The Berlingo’s cargo area does not look as pristine as it did when the van first arrived, now that it is laden with 10 37kg bags of grey 20mm Hereford gravel. Bags of gravel are usually wet and a bit gritty and one of mine partially split, scattering some of its contents across the cargo bed.
Bitterly cold winter weather caused the bags to freeze together in a single amorphous mass, which meant I was unable to distribute them more evenly across the floor until the temperature rose. The low temperature caused the locking fuel cap to freeze to the van too.
The bags were easy enough to put onboard, however, thanks to a low loading height courtesy of front-wheel drive and a sliding nearside door, as well as twin rear doors.
The full-height steel bulkhead should ensure that the cab’s occupants don’t end up being thumped by the heavy bags should they shift forwards under heavy braking.
I haven’t lashed them down despite the presence of six load tie-down points in the 3.3m3 cargo box. Wet bags always seem to slide out from under any restraint straps that are applied to them.
Eventually destined to be spread across my drive, the gravel was put into place so I could see how the Berlingo behaves with a bit of weight onboard; in this case more than half the quoted gross payload. It has an effect, but the impact of the 370kg burden is not enormous.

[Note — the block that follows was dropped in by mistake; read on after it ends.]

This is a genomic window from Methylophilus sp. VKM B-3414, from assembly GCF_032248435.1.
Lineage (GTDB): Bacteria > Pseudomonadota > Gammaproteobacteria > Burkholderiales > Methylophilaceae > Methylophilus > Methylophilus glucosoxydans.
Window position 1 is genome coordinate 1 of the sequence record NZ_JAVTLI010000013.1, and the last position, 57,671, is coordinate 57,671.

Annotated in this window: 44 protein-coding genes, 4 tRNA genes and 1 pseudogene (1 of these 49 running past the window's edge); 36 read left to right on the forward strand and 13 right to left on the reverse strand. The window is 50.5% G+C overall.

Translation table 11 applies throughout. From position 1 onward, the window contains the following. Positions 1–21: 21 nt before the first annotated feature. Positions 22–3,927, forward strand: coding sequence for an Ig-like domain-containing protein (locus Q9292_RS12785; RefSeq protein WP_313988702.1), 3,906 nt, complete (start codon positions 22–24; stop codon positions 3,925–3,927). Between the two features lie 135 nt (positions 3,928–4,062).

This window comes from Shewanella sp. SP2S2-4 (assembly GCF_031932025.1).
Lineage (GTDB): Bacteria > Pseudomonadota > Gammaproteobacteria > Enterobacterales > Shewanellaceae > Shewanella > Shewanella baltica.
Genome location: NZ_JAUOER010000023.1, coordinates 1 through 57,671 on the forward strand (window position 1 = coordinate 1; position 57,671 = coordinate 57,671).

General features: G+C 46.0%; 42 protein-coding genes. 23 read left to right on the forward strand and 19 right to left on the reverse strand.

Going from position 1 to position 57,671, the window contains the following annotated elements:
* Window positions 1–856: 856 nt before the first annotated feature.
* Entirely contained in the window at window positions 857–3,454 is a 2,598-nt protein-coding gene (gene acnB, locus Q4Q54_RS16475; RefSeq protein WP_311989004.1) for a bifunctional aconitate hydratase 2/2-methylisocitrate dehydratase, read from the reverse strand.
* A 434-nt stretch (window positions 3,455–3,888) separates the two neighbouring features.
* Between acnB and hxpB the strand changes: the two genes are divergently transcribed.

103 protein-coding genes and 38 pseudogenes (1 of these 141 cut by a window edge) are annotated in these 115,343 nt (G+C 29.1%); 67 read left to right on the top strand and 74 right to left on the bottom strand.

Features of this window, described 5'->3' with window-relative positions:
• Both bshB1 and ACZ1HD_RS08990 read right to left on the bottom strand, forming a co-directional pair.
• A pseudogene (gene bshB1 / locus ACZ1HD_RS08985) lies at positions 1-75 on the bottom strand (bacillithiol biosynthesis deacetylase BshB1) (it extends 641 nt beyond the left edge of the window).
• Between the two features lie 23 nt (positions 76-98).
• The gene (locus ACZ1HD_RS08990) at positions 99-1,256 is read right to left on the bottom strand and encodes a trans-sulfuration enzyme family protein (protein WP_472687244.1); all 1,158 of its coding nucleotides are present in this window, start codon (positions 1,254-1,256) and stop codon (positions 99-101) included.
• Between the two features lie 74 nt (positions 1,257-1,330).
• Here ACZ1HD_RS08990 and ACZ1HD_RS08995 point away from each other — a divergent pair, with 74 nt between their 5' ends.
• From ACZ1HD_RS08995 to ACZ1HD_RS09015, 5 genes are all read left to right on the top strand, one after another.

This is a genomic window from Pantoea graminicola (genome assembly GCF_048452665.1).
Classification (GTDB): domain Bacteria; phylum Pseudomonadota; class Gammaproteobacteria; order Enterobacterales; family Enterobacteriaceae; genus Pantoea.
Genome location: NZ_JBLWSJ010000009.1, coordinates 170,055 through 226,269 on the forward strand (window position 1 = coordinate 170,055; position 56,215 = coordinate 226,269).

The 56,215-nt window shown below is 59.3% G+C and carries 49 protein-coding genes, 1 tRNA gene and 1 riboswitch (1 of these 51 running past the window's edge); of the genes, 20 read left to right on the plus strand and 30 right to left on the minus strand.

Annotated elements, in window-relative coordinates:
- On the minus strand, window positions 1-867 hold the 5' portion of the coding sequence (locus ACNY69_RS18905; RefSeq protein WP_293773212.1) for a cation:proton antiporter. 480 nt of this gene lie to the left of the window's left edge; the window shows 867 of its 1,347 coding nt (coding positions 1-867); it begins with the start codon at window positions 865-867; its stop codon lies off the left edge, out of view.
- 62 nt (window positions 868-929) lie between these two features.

It does mean that I’m marginally slower away from rest and some of the Forest of Dean’s steeper gradients have to be tackled using one gear lower than the gear I would usually attempt them in when the van is empty.
Motorway inclines have to be addressed in the same way, although the momentum I’ve generally built up before I reach them carries me up all but the most demanding examples.
Does running more than half-laden make any difference to journey times? Not really – all you have to do to maintain them is occasionally work a
bit harder with the gearbox than usual.
Fortunately the gearbox has an acceptable quality of change – smooth enough, though not as smooth as what is on offer from some of the Fords I’ve encountered over the years – so the task is not all that onerous.
Does having some weight onboard increase fuel consumption? Logic suggests that it should, but so far the impact does not appear to be enormous. Fuel consumption would doubtless improve considerably if the Berlingo had got a six-speed rather than a five-speed manual box; but that’s another story.
I’ve yet to get used to the electronic parking brake – what’s wrong with an old-fashioned handbrake lever? – but I’ve settled down nicely into the comfortable driver’s seat. It is height-adjustable and comes with lumbar adjustment; just what you need if you’ve got a long motorway journey to tackle and you know you’re going to be behind the wheel for a while.
Complete with steering wheel-mounted controls, the good-quality DAB radio makes it easy for me to indulge in my favourite morning activity – shouting at BBC Radio 4’s Today programme. I know the presenters can’t hear me. It just makes me feel better.
Report card: Cab = 4/5
Comfortable working environment.
Citroen Berlingo Enterprise BlueHDi 75
Official combined fuel economy 51.4mpg (WLTP)
Our average consumption 46.3mpg
Price (ex VAT) £19,035
Service intervals 2yrs/25,000mls
Load length 1,817mm
Load width (min/max) 1,229mm/1,550mm
Load bay height 1,236mm
Load volume 3.3m3
Gross payload 680kg
Engine size/power 1,499cc/76hp
CO2 142g/km (WLTP)